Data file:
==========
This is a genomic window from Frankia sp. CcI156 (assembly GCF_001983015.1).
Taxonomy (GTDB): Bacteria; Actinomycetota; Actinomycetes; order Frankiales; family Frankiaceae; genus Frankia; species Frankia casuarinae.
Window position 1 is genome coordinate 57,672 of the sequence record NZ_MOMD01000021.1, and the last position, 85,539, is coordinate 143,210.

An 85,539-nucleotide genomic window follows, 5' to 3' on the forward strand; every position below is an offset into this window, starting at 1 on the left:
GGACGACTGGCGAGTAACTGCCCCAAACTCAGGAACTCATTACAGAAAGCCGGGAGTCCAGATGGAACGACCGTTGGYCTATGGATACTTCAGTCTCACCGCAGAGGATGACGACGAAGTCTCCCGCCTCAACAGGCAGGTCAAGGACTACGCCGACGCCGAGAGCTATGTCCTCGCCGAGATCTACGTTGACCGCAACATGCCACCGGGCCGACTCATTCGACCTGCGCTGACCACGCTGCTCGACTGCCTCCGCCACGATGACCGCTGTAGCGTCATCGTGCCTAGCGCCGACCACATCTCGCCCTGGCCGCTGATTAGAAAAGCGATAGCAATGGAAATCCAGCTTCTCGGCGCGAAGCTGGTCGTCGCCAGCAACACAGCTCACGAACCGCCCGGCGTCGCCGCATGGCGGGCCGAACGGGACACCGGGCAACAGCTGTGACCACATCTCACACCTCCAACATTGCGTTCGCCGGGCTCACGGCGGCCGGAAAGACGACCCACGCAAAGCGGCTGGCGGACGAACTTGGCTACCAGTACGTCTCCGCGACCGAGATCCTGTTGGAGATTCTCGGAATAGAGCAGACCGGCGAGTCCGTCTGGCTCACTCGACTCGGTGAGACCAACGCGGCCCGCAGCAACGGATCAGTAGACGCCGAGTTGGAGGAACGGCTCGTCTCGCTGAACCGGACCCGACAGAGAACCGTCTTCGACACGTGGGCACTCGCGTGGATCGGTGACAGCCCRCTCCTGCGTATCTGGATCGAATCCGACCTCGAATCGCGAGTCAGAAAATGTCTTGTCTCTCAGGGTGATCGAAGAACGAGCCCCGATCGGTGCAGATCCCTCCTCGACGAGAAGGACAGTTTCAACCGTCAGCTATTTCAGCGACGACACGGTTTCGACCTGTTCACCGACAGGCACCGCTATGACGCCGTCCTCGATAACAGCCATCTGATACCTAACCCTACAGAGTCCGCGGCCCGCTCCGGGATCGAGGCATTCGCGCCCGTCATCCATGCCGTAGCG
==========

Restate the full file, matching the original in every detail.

This is a genomic window from Frankia sp. CcI156 (assembly GCF_001983015.1).
Taxonomy (GTDB): Bacteria; Actinomycetota; Actinomycetes; order Frankiales; family Frankiaceae; genus Frankia; species Frankia casuarinae.
Window position 1 is genome coordinate 57,672 of the sequence record NZ_MOMD01000021.1, and the last position, 85,539, is coordinate 143,210.

An 85,539-nucleotide genomic window follows, 5' to 3' on the forward strand; every position below is an offset into this window, starting at 1 on the left:
GGACGACTGGCGAGTAACTGCCCCAAACTCAGGAACTCATTACAGAAAGCCGGGAGTCCAGATGGAACGACCGTTGGYCTATGGATACTTCAGTCTCACCGCAGAGGATGACGACGAAGTCTCCCGCCTCAACAGGCAGGTCAAGGACTACGCCGACGCCGAGAGCTATGTCCTCGCCGAGATCTACGTTGACCGCAACATGCCACCGGGCCGACTCATTCGACCTGCGCTGACCACGCTGCTCGACTGCCTCCGCCACGATGACCGCTGTAGCGTCATCGTGCCTAGCGCCGACCACATCTCGCCCTGGCCGCTGATTAGAAAAGCGATAGCAATGGAAATCCAGCTTCTCGGCGCGAAGCTGGTCGTCGCCAGCAACACAGCTCACGAACCGCCCGGCGTCGCCGCATGGCGGGCCGAACGGGACACCGGGCAACAGCTGTGACCACATCTCACACCTCCAACATTGCGTTCGCCGGGCTCACGGCGGCCGGAAAGACGACCCACGCAAAGCGGCTGGCGGACGAACTTGGCTACCAGTACGTCTCCGCGACCGAGATCCTGTTGGAGATTCTCGGAATAGAGCAGACCGGCGAGTCCGTCTGGCTCACTCGACTCGGTGAGACCAACGCGGCCCGCAGCAACGGATCAGTAGACGCCGAGTTGGAGGAACGGCTCGTCTCGCTGAACCGGACCCGACAGAGAACCGTCTTCGACACGTGGGCACTCGCGTGGATCGGTGACAGCCCRCTCCTGCGTATCTGGATCGAATCCGACCTCGAATCGCGAGTCAGAAAATGTCTTGTCTCTCAGGGTGATCGAAGAACGAGCCCCGATCGGTGCAGATCCCTCCTCGACGAGAAGGACAGTTTCAACCGTCAGCTATTTCAGCGACGACACGGTTTCGACCTGTTCACCGACAGGCACCGCTATGACGCCGTCCTCGATAACAGCCATCTGATACCTAACCCTACAGAGTCCGCGGCCCGCTCCGGGATCGAGGCATTCGCGCCCGTCATCCATGCCGTAGCG